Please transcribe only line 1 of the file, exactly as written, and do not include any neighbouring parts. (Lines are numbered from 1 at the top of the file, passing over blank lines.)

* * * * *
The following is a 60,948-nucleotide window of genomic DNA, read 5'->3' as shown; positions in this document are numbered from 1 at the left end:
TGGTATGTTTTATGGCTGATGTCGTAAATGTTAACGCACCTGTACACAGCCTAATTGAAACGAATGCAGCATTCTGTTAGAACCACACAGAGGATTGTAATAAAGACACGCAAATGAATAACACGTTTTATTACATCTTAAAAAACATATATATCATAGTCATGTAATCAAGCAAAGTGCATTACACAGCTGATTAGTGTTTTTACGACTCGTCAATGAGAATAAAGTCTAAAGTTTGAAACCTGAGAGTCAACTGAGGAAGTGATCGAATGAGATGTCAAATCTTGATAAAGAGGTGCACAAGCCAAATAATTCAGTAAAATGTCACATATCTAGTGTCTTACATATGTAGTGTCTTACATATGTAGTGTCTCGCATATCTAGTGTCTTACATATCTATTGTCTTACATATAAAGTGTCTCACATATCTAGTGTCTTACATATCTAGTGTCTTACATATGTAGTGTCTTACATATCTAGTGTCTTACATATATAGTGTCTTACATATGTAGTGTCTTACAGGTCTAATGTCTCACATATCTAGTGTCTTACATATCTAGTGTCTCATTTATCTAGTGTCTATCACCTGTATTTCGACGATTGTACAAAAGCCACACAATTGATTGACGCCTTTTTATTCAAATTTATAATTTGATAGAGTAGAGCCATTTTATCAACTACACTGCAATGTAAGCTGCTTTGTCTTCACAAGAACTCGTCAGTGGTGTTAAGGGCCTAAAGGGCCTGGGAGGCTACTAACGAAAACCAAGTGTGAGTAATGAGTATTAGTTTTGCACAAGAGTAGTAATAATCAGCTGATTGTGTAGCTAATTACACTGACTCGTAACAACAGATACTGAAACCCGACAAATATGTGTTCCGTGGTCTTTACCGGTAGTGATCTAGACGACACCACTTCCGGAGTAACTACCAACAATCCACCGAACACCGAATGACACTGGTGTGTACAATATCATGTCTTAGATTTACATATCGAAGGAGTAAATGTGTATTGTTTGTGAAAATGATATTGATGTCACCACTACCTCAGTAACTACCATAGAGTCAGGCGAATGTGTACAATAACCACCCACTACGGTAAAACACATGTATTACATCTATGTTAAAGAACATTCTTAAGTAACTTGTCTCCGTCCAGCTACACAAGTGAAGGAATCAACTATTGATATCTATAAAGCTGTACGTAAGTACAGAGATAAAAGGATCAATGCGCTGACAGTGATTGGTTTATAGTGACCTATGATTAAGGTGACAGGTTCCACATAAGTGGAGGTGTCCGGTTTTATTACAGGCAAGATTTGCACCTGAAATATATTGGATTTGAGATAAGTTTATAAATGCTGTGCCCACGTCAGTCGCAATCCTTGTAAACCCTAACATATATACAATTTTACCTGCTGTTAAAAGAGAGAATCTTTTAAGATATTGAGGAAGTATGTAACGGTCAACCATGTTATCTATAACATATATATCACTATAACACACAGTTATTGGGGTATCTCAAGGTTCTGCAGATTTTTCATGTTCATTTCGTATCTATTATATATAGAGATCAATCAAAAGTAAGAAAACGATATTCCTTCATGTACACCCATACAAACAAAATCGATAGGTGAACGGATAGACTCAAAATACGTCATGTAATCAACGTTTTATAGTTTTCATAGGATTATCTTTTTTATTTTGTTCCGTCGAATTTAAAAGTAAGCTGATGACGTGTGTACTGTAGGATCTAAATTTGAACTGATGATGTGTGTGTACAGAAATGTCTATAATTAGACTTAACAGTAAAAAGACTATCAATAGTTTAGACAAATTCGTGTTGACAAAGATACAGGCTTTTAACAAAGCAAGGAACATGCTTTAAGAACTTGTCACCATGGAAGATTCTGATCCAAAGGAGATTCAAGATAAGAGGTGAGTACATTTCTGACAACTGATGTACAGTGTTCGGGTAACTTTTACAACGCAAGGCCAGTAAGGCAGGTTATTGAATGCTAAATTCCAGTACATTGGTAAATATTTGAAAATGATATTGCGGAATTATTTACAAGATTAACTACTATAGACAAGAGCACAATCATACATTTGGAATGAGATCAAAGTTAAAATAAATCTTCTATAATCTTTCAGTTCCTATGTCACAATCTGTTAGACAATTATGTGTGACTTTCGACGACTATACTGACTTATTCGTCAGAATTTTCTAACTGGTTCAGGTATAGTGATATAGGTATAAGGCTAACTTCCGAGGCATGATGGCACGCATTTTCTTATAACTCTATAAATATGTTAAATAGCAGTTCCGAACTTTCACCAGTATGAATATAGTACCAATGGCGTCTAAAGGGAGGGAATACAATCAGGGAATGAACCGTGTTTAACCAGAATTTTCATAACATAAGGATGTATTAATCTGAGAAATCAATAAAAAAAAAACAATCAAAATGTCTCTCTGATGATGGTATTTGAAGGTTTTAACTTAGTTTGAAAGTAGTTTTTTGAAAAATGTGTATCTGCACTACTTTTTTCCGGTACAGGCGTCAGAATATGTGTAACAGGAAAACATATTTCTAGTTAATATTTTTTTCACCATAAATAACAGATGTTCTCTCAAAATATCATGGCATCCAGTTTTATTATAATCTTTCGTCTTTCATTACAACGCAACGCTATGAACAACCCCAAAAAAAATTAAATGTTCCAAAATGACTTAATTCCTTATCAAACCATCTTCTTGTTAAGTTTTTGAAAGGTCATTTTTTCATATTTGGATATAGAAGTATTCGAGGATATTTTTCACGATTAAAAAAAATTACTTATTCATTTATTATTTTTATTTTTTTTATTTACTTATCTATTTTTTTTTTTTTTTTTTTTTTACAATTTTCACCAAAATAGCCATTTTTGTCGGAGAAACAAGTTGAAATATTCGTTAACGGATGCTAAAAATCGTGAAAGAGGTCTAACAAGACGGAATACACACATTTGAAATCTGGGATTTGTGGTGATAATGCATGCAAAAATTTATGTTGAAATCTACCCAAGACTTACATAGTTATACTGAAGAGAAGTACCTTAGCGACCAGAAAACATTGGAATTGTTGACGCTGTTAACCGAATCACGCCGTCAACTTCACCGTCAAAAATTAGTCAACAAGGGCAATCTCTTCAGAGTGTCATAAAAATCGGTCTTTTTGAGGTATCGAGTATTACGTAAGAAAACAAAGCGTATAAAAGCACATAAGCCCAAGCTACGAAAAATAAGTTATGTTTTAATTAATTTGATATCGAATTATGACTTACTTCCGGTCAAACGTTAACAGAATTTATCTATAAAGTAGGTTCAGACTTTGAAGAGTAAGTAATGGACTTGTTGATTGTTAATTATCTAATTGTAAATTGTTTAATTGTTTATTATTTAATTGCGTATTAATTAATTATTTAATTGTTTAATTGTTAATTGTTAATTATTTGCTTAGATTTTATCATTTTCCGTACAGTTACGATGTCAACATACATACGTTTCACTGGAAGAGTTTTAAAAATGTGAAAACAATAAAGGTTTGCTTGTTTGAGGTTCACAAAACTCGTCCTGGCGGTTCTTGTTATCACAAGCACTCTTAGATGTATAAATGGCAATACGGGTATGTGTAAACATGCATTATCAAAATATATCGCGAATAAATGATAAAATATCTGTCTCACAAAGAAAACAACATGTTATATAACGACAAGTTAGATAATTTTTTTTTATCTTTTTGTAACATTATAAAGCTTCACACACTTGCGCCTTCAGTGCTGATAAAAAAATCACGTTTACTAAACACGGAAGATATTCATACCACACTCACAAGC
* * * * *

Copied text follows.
The following is a 60,948-nucleotide window of genomic DNA, read 5'->3' as shown; positions in this document are numbered from 1 at the left end: